As I don’t find another way of getting my items back, I need to restart anyway. This time I try to drop my wet pants after getting peed on by the small dog. It works but after running around like that for a while “the police shot you for indescent [sic!] exposure!!” A-ha! Where might I get a fresh set of clothes? Maybe even some woman’s clothes? My next suspicion is correct, too: It’s possible to drop my pants in the alley next to the dead woman. Everything about this feels wrong but what I do next is even worse: I can undress the dead woman to pocket her green dress. The game tells me that I look great in it, so it’s likely that the soldiers will mistake me for a woman. From a role-playing standpoint this is another part that doesn’t feel right: shooting a soldier who’s out to get me was one thing but stealing the dress off a dead woman and cheating my way onto a lifeboat reserved for women and children feels really wrong even if it’s all to rescue my own wife. I can see that Jyym Pearson wanted to create a dog-eat-dog world in times of disaster here but that sometimes misfires.

Sorry, I’d help you but I really have to pay my bills!

But it feels like I’m very close to the end. I drop all of my items in the lobby before heading out to meet the soldier. After getting them back, I can exit to Foster Street unharmed. The soldiers at the docks are now much more welcoming and tell me to go south where I will find another boat. I climb aboard and find myself in the middle of another scripted sequence. The boat leaves the dock but after a while everything goes wrong – we are sinking and everybody is screaming and finally drowning. I try to swim and that seems to work. After one or two turns, I find a piece of a boat I can hold onto. Using my paddle for several turns (improbably) takes me to Oakland. There I am rescued by a friendly soldier. He tells me to climb a wagon full of refugees, and this whole sequence showcases some of the strenghts of Pearson’s event sequences: the wagon passes some landmarks in Oakland and I have to get out at the right time, e.g. in front of the Portman Hotel. I climb down from the wagon right there, enter the final hotel lobby, meet up with a sinister gentleman who identifies himself as Hampton, the guy who had sent me the letter, and all that’s left to do to beat the game is to pay Hampton and be done with it. This may also qualify as good game design since I learned from the encounter with the aggressive fruitstand owner that I can (and should) pay for things sometimes. But regarding the story...really? I was just too lazy to give the guy his money? My main quest made it seem like I’d have to come up with some cash in the course of the game, so I half-expected to be turned away by Hampton and thus lose the game. However, this is all there is to it, and, as I already wrote in my introduction, I’m not really sure if the plot and the setting don’t actually work against one another.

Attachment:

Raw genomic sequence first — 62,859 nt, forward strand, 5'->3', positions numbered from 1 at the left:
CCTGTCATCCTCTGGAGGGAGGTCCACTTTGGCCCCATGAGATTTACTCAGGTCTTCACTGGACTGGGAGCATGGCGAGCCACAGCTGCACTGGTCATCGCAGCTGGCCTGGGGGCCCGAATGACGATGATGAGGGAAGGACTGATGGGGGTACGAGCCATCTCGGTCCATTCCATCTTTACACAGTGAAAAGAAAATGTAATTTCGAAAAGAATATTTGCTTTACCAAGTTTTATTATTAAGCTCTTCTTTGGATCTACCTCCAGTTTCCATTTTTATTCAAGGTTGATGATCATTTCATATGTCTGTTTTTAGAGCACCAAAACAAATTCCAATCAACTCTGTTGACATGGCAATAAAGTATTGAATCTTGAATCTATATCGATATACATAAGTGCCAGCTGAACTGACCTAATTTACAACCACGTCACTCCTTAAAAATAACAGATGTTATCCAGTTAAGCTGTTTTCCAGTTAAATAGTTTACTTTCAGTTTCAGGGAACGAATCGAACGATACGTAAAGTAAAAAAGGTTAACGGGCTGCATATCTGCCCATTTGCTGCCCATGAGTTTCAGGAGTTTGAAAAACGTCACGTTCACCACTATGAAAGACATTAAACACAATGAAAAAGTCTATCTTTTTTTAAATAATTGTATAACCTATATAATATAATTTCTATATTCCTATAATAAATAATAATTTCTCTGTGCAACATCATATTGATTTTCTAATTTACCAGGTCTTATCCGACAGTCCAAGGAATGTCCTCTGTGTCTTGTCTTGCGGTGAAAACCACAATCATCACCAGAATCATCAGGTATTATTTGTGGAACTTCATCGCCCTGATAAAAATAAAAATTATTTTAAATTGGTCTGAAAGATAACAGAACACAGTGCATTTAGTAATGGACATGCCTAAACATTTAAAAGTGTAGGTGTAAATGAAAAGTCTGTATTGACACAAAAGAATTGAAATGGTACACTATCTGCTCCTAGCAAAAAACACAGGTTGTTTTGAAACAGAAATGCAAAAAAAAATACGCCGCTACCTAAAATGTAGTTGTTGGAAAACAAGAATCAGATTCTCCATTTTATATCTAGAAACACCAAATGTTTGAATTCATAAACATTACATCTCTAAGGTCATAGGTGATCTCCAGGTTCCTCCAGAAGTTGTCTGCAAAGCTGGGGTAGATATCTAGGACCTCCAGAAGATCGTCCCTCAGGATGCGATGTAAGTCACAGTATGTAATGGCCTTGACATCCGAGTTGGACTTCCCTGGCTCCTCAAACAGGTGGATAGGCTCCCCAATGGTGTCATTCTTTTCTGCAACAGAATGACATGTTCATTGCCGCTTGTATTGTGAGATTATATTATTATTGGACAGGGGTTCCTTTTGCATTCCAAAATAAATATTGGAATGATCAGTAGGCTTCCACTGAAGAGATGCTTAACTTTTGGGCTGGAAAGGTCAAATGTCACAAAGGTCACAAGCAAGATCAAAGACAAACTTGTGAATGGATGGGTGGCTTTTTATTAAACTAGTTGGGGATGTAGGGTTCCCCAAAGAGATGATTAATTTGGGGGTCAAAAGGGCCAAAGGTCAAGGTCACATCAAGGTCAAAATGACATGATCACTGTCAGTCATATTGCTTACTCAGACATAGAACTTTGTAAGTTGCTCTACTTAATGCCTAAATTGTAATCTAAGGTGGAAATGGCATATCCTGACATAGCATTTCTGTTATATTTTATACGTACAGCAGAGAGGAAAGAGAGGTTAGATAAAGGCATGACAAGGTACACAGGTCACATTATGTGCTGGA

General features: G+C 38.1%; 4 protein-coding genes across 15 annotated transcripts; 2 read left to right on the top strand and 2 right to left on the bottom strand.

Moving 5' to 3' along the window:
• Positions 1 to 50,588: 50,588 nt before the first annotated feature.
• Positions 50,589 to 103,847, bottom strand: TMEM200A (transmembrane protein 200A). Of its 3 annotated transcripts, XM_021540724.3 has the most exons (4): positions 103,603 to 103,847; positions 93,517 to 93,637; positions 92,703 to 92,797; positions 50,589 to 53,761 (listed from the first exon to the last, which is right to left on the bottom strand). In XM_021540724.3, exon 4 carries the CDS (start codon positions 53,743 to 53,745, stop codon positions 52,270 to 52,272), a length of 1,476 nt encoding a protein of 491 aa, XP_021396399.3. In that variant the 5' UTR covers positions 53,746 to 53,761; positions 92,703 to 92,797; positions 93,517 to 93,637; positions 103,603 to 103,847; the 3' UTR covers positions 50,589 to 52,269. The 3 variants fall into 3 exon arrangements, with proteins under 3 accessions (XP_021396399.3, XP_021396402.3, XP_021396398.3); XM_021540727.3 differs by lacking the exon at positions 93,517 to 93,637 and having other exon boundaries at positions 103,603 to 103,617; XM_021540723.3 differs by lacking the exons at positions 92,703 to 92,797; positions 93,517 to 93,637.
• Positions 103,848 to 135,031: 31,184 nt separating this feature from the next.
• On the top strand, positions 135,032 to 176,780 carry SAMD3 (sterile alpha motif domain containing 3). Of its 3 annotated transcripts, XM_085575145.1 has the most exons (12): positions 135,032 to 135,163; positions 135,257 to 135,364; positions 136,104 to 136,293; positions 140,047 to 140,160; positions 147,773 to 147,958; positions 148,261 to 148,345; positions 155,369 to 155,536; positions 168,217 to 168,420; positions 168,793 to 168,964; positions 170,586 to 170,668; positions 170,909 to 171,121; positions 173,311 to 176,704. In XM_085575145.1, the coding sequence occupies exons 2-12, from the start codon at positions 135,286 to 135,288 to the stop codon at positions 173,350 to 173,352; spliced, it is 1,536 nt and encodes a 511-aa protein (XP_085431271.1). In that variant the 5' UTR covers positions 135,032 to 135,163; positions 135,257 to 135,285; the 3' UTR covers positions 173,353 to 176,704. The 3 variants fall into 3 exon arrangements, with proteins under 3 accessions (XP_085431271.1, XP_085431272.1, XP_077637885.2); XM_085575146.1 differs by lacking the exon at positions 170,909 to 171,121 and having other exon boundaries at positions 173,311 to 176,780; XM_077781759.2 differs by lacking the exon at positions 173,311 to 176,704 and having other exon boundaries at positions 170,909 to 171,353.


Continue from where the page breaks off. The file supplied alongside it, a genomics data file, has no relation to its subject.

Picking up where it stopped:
I’ve heard this sentence way too often.

WON screen

How much I love those maps!

Ports Comparison

Atari 8-bit version